Analysis

Iran Nuclear Deal Likely to Bolster Iranian Liberals Ahead of Election

The preparations for burning American flags continue as normal, but the nuclear deal is already instigating changes in Iran.

AP

To burn or not to burn, that is the question bothering conservatives in Iran. They wonder whether there will still be a need to burn flags and shout “Death to America” after the nuclear deal signing ceremony, or if it would be better to change the protocol.

It’s an urgent problem because November 4 marks the anniversary of the 1979 takeover of the American embassy. The confusion is great. A few months ago it was reported that the slogans wishing death to America were erased from the walls of the former American embassy, but there was a new development last week. The Fars news agency, which is close to the Revolutionary Guards, quoted the head of a local branch of an Islamist organization saying that orders came down a year ago saying not to burn American flags anymore, only Israeli flags.

The quote, as expected, caused a storm. The Fars agency quickly deleted the report from its website, and replaced it with the response of the Islamist group, which is responsible for organizing state ceremonies, in which it declared that this year as well, cries of “Death to America” and “Death to Israel” as well as “Death to conceit” would continue. “The United States continues to be the Great Satan,” the organization announced.

So, we can breathe a sigh of relief. Flags will burn and America will die. Apparently, refreshing the order to burn the American flag fits the consistent position of Supreme Leader Ayatollah Khamenei, who clarified during the nuclear negotiations that dialogue with the U.S. is limited to the nuclear issue alone.

Yet there is still a measure of flexibility to Khamenei’s finality. “I am a revolutionary and not a diplomat,” he declared two years ago. “I speak directly. When a diplomat speaks, he says one thing and means something else.”

This declaration did not prevent him from approving the diplomatic dialogue with the U.S. and the West, and it seems that it does not prevent Iran from holding talks with the Americans on the Syrian and Iraqi issues. After a meeting in Vienna on Friday, which included the Russian, American, Saudi and Turkish foreign ministers, it was hinted that Iran is likely to be invited for further discussions this Friday.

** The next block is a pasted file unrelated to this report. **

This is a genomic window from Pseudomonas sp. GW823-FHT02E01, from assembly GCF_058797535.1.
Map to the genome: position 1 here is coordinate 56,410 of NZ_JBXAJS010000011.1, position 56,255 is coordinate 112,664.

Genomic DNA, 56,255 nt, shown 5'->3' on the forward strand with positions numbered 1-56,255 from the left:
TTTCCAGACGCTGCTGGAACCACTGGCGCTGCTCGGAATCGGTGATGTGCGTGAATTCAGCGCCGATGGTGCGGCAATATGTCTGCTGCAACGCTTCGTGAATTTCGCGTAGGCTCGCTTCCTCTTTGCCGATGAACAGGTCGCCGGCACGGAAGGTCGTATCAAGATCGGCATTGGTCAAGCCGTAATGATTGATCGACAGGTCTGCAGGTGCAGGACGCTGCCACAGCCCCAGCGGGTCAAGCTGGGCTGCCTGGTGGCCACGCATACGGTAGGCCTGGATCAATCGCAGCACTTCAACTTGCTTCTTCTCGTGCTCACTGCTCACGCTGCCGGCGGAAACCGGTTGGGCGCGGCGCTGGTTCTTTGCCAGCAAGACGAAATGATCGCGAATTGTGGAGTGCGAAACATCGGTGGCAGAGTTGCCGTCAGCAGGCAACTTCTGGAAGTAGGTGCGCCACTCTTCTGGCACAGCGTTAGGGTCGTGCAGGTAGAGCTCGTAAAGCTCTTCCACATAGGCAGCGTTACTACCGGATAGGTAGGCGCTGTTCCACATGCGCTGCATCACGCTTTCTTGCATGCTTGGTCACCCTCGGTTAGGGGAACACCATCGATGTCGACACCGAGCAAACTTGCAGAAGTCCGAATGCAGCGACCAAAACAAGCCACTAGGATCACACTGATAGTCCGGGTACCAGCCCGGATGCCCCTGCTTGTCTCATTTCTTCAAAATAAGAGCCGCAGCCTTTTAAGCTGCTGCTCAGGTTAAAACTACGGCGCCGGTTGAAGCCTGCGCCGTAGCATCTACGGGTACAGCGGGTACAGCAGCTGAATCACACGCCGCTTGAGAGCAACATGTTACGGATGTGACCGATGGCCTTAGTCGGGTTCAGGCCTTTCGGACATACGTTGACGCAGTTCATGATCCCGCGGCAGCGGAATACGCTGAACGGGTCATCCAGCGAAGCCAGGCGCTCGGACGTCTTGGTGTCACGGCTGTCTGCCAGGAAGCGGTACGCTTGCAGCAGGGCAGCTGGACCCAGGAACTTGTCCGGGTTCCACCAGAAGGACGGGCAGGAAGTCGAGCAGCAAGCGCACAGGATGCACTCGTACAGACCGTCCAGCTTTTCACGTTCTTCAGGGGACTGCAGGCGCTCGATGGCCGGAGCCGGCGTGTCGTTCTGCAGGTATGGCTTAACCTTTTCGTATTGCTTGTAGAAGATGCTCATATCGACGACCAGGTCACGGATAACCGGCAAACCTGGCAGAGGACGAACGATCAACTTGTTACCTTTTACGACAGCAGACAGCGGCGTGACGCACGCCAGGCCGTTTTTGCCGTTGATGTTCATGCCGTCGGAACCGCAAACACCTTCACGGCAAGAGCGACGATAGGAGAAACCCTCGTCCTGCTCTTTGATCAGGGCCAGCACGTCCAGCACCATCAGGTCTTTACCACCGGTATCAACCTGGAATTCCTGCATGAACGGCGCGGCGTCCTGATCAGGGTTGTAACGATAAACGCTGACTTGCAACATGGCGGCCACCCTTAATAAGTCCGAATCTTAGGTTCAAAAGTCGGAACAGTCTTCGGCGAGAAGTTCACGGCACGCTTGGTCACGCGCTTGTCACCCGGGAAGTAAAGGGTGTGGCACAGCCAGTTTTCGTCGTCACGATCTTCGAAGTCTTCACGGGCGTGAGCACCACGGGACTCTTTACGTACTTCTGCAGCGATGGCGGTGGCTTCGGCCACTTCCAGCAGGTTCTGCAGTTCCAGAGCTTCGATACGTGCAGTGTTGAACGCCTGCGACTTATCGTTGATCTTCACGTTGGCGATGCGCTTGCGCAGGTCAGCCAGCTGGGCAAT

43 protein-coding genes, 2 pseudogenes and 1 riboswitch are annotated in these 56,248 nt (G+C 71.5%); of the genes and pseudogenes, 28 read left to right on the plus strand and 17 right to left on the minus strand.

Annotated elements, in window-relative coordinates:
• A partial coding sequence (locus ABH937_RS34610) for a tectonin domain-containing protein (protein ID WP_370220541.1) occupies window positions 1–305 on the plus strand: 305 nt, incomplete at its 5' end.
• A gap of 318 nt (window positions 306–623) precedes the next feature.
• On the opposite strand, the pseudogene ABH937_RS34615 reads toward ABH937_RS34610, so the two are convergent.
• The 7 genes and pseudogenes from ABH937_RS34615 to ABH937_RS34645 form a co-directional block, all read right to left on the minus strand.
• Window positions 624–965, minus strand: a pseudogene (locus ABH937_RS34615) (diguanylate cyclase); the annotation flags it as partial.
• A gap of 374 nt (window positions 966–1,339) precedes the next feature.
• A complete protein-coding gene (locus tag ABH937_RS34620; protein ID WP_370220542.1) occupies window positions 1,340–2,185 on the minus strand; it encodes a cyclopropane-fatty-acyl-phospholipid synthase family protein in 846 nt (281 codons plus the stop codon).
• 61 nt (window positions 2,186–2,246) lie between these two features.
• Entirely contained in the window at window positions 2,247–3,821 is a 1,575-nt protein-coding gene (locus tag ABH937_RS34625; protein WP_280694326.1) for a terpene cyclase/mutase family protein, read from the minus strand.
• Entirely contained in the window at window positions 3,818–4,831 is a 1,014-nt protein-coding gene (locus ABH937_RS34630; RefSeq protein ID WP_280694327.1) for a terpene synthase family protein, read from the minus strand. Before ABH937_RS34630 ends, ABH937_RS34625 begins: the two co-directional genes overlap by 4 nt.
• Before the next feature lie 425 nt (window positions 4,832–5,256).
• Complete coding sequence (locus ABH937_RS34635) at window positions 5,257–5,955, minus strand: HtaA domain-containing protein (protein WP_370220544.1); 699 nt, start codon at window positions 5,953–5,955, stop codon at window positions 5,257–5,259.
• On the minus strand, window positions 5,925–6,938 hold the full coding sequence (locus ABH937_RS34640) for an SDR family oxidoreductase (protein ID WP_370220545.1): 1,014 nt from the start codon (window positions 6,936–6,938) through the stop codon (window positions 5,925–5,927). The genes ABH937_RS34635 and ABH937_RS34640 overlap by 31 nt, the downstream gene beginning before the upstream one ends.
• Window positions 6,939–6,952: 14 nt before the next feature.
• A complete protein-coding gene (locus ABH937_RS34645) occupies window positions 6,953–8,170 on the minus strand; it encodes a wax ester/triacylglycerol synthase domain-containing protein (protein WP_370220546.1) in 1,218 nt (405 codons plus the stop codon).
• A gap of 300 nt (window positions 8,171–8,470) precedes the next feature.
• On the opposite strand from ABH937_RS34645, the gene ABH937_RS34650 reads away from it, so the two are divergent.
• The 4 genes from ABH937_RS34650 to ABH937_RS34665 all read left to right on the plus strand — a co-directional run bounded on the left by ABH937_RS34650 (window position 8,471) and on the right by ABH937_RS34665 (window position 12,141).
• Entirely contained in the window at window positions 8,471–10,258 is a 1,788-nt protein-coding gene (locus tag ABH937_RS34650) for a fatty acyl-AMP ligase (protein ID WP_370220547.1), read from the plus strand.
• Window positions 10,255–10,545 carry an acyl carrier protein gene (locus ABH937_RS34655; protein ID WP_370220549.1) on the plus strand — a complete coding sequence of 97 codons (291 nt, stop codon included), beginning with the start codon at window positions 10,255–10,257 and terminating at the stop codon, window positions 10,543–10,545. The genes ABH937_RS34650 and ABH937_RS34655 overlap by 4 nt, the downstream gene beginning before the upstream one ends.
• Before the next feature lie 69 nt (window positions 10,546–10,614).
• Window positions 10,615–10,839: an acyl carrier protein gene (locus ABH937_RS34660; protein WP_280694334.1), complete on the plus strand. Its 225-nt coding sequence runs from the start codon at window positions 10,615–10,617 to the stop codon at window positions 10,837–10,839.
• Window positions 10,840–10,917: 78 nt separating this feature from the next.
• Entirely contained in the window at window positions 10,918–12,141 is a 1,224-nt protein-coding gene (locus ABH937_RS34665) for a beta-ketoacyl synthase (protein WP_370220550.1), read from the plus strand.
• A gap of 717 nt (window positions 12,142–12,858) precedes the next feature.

And while preparations to burn American flags proceed and the anti-American ideology is expected to receive its symbolic provisions, business deals are being cooked between Iran and American companies. One of them is Microsoft, which according to Iranian media reports already signed a deal with an Iranian company to represent it in Iran.

If there were Iranian spokesmen who warned during the nuclear negotiations of American companies taking control of the Iranian economy, or of them turning into American spy bases, it seems that now Iran is worried mainly about obtaining American technology to advance its own industry.

The Iranian fear of foreign culture penetrating its society should also be taken with a grain of salt. A fearful country does not lightly ease conditions for tourists to receive visas. Iran announced last week that it would give 30-day visas, as opposed to 15-day visas in the past, at its airports. The citizens of most European countries will be able to enjoy these changes, while citizens of Turkey, Egypt, Lebanon, Syria, Georgia, Azerbaijan and Bolivia won’t need any visa. Only citizens of the U.S., Canada, Jordan, Iraq, Afghanistan and Pakistan will still be required to receive a visa in advance in their own country. The goal of these changes is to increase the number of tourists and generate $30 billion in revenue by 2025.

The nuclear deal, which won parliamentary approval and the supreme leader’s blessing, apparently absorbed a minor blow when Khamenei formulated a few additional conditions for its implementation, among them forbidding the shipping of enriched uranium to Russia before receiving guarantees that would promise that Iran would receive nuclear fuel rods. However, the general interpretation in Iran is that these guidelines are not more than an additional effort to calm the radicals who oppose the deal.

The deal is already perceived as a fait accompli. From now it is likely to serve as political fuel for the parties and movements that are starting to prepare for the February 2016 parliamentary elections. If Khamenei will allow an electoral campaign without exceptional restrictions, it could be one of the most important elections held in Iran, creating in the wake of the deal new power centers, strengthening the liberal-reformist bloc and providing a vibrant political back rest for President Rohani, whose term ends in 2017.